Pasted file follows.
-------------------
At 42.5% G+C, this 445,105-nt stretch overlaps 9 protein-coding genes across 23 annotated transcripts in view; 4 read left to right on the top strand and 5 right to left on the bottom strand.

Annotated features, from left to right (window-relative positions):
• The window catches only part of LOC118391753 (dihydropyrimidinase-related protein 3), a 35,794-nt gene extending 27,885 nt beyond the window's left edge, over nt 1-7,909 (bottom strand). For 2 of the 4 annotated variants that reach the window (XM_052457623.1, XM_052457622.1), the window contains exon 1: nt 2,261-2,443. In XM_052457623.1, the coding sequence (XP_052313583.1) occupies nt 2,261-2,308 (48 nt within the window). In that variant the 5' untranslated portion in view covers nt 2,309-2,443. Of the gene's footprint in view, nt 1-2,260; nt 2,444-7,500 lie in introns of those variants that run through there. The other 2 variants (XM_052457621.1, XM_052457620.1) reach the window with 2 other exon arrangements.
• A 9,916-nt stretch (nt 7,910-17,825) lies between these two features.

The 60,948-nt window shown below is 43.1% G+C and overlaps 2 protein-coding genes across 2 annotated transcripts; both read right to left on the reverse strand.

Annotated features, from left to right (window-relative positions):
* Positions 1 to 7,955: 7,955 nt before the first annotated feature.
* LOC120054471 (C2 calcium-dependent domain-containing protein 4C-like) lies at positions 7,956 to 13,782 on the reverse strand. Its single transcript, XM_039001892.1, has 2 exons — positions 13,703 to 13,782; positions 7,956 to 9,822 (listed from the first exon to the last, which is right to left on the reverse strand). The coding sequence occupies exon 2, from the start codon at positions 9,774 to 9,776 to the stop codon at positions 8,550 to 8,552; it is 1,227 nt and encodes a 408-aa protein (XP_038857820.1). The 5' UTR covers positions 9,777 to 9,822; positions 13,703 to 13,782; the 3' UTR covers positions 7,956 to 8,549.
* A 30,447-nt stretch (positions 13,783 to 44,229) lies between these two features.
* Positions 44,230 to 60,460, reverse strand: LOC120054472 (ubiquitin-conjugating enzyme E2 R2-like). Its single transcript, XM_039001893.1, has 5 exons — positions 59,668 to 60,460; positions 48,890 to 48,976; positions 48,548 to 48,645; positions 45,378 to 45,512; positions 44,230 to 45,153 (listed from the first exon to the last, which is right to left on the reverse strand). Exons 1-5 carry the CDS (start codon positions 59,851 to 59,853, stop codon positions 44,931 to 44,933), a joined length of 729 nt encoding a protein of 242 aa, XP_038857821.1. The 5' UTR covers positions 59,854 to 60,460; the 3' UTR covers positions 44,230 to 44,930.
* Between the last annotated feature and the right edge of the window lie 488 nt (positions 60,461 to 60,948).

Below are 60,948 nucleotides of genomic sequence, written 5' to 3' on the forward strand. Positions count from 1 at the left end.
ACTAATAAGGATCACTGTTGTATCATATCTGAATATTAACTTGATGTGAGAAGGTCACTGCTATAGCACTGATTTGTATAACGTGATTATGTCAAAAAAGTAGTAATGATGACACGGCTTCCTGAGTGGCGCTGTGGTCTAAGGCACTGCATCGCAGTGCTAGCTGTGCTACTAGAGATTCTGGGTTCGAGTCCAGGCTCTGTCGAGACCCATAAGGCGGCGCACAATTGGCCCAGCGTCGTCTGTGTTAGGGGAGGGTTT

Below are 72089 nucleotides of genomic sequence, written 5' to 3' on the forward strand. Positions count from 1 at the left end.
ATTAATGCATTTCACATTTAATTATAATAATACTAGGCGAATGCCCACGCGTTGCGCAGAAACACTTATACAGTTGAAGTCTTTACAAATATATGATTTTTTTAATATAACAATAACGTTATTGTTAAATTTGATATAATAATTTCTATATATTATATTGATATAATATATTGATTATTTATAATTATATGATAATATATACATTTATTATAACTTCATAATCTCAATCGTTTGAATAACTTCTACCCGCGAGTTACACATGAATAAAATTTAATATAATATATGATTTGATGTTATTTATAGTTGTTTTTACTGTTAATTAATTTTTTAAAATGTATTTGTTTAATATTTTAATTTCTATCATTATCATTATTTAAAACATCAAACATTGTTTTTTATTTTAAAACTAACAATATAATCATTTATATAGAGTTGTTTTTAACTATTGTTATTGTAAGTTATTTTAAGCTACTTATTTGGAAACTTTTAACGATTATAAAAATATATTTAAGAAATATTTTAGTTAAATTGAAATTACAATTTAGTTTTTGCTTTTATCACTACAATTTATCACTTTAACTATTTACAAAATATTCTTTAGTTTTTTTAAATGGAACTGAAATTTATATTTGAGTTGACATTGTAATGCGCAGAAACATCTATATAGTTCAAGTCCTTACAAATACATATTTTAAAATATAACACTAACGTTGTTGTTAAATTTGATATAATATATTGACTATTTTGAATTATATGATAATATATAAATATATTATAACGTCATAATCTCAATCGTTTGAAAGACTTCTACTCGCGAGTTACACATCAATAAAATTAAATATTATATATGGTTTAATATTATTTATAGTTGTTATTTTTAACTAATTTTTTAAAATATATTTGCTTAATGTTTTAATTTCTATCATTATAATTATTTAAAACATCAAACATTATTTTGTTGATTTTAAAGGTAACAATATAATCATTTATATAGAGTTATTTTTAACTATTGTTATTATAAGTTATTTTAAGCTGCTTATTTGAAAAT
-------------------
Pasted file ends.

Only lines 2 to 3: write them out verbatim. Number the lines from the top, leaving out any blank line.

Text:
Annotated features, from left to right (window-relative positions):
• The window catches only part of LOC118391753 (dihydropyrimidinase-related protein 3), a 35,794-nt gene extending 27,885 nt beyond the window's left edge, over nt 1-7,909 (bottom strand). For 2 of the 4 annotated variants that reach the window (XM_052457623.1, XM_052457622.1), the window contains exon 1: nt 2,261-2,443. In XM_052457623.1, the coding sequence (XP_052313583.1) occupies nt 2,261-2,308 (48 nt within the window). In that variant the 5' untranslated portion in view covers nt 2,309-2,443. Of the gene's footprint in view, nt 1-2,260; nt 2,444-7,500 lie in introns of those variants that run through there. The other 2 variants (XM_052457621.1, XM_052457620.1) reach the window with 2 other exon arrangements.